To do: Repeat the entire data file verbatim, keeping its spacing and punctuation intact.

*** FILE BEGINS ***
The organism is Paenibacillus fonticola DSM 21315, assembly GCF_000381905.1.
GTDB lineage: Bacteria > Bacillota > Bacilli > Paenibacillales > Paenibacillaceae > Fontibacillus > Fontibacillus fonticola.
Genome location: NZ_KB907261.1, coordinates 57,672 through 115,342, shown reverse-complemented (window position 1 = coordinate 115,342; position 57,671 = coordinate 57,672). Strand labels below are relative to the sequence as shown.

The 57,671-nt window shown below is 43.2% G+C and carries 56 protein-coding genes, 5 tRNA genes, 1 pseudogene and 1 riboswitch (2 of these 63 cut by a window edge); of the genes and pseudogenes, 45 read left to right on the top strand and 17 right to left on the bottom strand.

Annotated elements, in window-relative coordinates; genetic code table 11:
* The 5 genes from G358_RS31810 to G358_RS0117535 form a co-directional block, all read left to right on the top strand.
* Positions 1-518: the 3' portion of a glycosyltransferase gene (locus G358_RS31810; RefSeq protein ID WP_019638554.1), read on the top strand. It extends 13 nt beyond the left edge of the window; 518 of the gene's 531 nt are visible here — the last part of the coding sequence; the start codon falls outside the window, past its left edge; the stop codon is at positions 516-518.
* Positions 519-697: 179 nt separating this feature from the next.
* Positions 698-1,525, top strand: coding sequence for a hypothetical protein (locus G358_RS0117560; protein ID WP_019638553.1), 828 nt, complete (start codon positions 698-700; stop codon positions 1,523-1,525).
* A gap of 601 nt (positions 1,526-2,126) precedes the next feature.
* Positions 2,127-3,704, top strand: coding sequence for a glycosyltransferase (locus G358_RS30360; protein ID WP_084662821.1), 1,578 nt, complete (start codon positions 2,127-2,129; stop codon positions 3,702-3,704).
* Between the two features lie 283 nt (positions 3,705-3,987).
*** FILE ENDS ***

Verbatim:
The organism is Paenibacillus fonticola DSM 21315, assembly GCF_000381905.1.
GTDB lineage: Bacteria > Bacillota > Bacilli > Paenibacillales > Paenibacillaceae > Fontibacillus > Fontibacillus fonticola.
Genome location: NZ_KB907261.1, coordinates 57,672 through 115,342, shown reverse-complemented (window position 1 = coordinate 115,342; position 57,671 = coordinate 57,672). Strand labels below are relative to the sequence as shown.

The 57,671-nt window shown below is 43.2% G+C and carries 56 protein-coding genes, 5 tRNA genes, 1 pseudogene and 1 riboswitch (2 of these 63 cut by a window edge); of the genes and pseudogenes, 45 read left to right on the top strand and 17 right to left on the bottom strand.

Annotated elements, in window-relative coordinates; genetic code table 11:
* The 5 genes from G358_RS31810 to G358_RS0117535 form a co-directional block, all read left to right on the top strand.
* Positions 1-518: the 3' portion of a glycosyltransferase gene (locus G358_RS31810; RefSeq protein ID WP_019638554.1), read on the top strand. It extends 13 nt beyond the left edge of the window; 518 of the gene's 531 nt are visible here — the last part of the coding sequence; the start codon falls outside the window, past its left edge; the stop codon is at positions 516-518.
* Positions 519-697: 179 nt separating this feature from the next.
* Positions 698-1,525, top strand: coding sequence for a hypothetical protein (locus G358_RS0117560; protein ID WP_019638553.1), 828 nt, complete (start codon positions 698-700; stop codon positions 1,523-1,525).
* A gap of 601 nt (positions 1,526-2,126) precedes the next feature.
* Positions 2,127-3,704, top strand: coding sequence for a glycosyltransferase (locus G358_RS30360; protein ID WP_084662821.1), 1,578 nt, complete (start codon positions 2,127-2,129; stop codon positions 3,702-3,704).
* Between the two features lie 283 nt (positions 3,705-3,987).